Brazil is planning to terminate a number of previously awarded renewable energy contracts by September, as it tries out new so-called ‘reverse auctions.’
The unusual measure will allow companies to cancel licences to build renewables plants, giving those that are struggling financially the chance to opt out of projects.
The contracts will be terminated via a reverse auction that will take place before September, the Ministry of Mines and Energy said in a statement.
Firms will bid for the right to cancel the licences, and the winners will be those that offer the government the highest termination fees, it added. The fees, which will have to be paid in one instalment, will be calculated from the amount of energy in megawatts that each project would generate in one year.
To take part in the reverse auction, projects must have been secured during reserve energy auctions and cannot yet have entered into test operations.
One month before the date of the auction, the national power sector regulator Aneel will publish a list of all generation projects that are allowed to take part in the procedure, the ministry said.
Once the projects have been formally cancelled, the government will be able to pass them on to other companies. In so doing, the government hopes to reignite investment in the sector, which has been hit by the country’s ongoing recession.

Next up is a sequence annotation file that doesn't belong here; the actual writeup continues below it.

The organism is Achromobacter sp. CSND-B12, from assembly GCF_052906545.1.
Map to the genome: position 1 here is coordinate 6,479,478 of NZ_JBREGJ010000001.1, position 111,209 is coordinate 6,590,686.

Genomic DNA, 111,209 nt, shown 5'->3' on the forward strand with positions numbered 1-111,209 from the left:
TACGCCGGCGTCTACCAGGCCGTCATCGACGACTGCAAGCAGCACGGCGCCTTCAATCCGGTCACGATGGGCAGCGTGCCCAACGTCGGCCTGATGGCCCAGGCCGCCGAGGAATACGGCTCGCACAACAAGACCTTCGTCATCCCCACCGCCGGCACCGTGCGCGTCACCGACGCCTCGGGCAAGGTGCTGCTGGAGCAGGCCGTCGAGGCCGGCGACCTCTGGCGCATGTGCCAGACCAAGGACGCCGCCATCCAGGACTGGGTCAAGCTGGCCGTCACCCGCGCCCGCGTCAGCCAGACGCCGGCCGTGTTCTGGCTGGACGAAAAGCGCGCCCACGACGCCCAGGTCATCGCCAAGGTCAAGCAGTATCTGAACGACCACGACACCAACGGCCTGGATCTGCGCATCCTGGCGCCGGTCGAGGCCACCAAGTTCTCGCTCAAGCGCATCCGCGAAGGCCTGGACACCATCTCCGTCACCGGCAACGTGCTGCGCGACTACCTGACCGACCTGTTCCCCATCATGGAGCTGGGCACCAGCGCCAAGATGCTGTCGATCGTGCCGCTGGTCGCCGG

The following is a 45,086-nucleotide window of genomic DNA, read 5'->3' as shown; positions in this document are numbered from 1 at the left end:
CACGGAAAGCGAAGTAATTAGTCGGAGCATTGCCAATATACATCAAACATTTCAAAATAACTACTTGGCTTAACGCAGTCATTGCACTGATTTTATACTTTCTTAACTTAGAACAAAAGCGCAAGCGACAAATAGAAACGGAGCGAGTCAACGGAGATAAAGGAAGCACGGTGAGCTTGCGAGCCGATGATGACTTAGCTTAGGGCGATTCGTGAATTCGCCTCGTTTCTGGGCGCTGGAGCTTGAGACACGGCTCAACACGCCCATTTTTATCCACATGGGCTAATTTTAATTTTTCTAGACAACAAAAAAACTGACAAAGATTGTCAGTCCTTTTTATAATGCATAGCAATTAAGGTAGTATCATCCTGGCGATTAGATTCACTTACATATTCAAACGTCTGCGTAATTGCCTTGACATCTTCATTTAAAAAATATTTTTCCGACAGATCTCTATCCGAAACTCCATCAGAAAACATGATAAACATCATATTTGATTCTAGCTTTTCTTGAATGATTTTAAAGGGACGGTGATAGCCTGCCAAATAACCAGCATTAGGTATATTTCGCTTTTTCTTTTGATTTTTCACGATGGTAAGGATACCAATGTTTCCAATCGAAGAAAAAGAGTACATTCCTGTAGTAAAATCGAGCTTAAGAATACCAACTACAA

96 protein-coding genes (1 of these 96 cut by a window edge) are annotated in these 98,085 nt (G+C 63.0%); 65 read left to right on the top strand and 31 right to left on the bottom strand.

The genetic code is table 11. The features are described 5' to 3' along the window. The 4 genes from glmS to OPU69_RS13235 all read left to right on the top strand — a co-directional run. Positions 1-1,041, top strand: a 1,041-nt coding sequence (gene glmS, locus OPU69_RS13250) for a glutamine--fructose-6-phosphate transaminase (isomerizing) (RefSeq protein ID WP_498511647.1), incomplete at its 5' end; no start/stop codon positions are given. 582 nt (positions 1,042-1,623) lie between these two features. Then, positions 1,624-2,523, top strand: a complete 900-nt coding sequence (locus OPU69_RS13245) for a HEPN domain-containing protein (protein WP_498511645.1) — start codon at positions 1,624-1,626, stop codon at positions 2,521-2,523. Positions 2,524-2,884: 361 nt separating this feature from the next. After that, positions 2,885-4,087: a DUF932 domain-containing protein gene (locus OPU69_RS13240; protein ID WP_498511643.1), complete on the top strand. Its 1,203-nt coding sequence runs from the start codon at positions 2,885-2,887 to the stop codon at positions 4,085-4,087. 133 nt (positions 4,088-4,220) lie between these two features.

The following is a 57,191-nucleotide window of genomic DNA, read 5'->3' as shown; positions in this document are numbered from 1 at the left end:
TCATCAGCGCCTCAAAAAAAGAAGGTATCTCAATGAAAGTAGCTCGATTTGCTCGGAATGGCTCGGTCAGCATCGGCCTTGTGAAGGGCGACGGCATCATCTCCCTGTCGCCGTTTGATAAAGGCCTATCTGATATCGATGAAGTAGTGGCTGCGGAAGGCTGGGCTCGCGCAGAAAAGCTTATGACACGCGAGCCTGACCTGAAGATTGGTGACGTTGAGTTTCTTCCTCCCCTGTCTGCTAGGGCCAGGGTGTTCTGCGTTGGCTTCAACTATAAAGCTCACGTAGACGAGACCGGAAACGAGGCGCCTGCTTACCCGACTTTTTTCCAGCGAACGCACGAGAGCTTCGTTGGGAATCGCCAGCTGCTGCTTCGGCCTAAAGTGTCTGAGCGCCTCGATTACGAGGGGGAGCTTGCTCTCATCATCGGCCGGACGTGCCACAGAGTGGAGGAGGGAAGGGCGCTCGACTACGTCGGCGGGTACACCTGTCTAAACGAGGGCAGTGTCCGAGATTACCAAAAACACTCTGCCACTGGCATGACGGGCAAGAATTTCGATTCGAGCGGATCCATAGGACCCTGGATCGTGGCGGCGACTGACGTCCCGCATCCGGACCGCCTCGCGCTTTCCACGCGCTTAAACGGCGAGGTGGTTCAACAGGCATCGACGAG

Opting to take part in the auction is something of a catch-22 for developers. While paying to cancel a project might appear counter-intuitive, they will face penalties if their projects do not begin generating within an allotted time after their award.
Brazil is also intending to hold a new reserve renewable energy auction by September, according to reports. Wind, solar, hydropower and biomass are expected to compete in the tender.
The renewables sector has grown rapidly in the last decade, propelled by cheap credit and high demand for power while the economy was booming.
However, since 2015 the collapse in the price of oil has weighed heavily on the country, with economic output sliding by more than 7% in the last two years, resulting in one of the worst recessions Brazil has seen.
Six solar power developers wrote to the government last year asking if they could delay the start-up of a number of solar farms by two years, citing poor market conditions.